Ask the doctors
Q. My partner says I snore at night. Does this mean I have sleep apnea?
A. If you snore at night, you’re in good company. Some 90 million Americans have the same problem, according to the American Sleep Apnea Association. And luckily, not all of them have sleep apnea. Snoring is typically caused by a narrowing of your upper airway. Tissues in the back of your throat sometimes relax in your sleep and drop down, partially blocking the passageway. Air from your breathing rattles the tissue, creating that distinctive noise as it flows past.
Simple snoring differs from sleep apnea because individuals with apnea actually experience short periods of time throughout the night in which they stop breathing. These episodes can last anywhere from a couple of seconds to more than a minute. People with sleep apnea often feel tired or may nod off in the daytime, even after a full night’s sleep, because these periodic breathing disruptions interfere with normal sleep patterns. Sleep apnea has also been linked with higher risks for cardiovascular problems, diabetes, and other health problems.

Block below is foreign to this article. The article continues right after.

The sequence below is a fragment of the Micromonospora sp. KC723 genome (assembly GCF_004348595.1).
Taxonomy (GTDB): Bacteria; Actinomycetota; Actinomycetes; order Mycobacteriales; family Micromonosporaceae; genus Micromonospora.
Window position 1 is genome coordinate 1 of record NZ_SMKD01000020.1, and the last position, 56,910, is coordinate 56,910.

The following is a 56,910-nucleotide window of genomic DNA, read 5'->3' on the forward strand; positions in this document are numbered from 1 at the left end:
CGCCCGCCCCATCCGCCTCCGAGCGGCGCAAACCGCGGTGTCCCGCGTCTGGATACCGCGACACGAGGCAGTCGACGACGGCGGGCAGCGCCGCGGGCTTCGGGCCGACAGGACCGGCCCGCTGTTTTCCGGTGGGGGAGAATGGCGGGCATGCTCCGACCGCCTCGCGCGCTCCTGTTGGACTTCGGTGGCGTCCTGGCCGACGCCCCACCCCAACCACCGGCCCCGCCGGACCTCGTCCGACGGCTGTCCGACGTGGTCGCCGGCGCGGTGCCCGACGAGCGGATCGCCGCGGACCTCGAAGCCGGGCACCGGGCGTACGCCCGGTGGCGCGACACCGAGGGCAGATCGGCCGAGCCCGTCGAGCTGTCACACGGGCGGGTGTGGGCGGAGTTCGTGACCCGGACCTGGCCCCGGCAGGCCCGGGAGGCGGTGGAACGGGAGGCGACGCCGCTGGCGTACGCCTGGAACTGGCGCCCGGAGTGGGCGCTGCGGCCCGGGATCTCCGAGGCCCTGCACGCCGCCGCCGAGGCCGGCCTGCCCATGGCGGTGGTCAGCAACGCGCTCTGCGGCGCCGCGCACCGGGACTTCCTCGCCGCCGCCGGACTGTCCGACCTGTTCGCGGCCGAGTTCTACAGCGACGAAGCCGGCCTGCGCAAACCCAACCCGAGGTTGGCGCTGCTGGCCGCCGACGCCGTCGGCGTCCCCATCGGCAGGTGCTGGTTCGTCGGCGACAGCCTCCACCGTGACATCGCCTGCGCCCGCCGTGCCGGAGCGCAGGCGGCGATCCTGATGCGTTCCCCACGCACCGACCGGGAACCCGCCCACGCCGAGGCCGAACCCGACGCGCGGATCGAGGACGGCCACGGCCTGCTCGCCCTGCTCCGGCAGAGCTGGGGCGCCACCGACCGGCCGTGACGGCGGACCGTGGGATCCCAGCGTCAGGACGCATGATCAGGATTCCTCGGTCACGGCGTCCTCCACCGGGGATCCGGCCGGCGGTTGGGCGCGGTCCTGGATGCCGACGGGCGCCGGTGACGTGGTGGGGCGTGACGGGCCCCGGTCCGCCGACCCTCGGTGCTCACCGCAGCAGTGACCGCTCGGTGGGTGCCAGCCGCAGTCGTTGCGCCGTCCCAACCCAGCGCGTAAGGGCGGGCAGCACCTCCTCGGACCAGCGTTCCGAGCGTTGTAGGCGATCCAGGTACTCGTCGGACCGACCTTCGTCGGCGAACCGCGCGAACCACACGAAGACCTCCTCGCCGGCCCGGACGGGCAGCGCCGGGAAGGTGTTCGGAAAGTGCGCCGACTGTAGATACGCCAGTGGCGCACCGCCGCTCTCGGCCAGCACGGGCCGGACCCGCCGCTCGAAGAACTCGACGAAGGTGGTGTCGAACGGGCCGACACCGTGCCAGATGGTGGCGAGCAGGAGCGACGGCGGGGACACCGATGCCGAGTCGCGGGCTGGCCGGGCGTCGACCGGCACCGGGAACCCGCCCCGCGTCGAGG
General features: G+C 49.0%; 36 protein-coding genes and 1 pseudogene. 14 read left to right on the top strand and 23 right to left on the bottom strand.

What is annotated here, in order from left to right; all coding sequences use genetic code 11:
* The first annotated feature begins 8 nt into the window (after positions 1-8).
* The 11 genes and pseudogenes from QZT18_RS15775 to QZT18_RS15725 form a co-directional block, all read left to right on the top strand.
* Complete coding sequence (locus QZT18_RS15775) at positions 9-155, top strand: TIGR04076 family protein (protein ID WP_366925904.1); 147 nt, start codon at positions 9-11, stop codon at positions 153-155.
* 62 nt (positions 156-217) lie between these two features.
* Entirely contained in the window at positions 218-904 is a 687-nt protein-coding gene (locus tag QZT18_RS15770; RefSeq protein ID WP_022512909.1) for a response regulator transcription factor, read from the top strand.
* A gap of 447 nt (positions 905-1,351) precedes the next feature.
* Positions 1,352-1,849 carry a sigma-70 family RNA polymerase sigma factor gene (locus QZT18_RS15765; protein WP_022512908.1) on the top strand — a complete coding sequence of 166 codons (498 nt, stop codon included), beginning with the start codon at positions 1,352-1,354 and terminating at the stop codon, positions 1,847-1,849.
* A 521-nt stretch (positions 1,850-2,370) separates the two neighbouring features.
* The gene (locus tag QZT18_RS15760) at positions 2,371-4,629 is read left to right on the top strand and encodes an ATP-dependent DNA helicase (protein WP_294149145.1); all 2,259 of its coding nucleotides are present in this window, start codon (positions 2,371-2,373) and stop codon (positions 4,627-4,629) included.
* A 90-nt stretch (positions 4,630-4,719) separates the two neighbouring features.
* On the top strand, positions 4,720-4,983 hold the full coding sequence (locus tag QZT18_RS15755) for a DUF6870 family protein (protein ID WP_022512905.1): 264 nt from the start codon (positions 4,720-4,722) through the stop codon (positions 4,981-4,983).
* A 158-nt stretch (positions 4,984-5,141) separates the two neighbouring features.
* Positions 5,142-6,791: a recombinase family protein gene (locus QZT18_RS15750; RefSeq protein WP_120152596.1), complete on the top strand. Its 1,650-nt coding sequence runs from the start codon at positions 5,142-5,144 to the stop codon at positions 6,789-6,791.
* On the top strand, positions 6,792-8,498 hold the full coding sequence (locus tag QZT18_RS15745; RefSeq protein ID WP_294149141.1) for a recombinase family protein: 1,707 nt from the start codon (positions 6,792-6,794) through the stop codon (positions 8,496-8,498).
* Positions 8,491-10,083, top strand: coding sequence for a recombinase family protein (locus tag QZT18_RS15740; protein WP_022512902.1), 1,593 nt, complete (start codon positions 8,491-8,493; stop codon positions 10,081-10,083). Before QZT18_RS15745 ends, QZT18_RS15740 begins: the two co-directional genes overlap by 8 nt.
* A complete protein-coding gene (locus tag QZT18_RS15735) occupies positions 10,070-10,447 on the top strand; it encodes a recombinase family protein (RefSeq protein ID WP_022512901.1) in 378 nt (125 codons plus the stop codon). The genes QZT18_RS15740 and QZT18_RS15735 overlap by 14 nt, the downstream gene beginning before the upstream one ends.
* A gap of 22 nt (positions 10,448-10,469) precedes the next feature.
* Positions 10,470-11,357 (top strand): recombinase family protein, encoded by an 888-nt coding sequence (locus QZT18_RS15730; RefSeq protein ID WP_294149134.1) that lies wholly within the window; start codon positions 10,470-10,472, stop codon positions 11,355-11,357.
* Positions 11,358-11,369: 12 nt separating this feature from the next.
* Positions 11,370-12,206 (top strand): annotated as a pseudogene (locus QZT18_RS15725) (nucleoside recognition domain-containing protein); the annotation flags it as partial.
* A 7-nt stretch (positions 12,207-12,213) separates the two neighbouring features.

If you are snoring, the culprits may be lifestyle and personal factors. Some medications, alcohol, and congestion can make snoring worse. You might also be at higher risk for snoring — and sleep apnea — if you are overweight or obese, you sleep on your back, or you smoke.
If you regularly feel tired after a good night’s sleep or your partner notices that you not only snore but also have episodes of interrupted breathing, ask your doctor to evaluate you for sleep apnea. The condition is treated through lifestyle changes or use of a machine or mouth appliances to help you breathe freely through the night.
— by Hope Ricciotti, M.D., and Hye-Chun Hur, M.D., M.P.H.Editors in Chief, Harvard Women’s Health Watch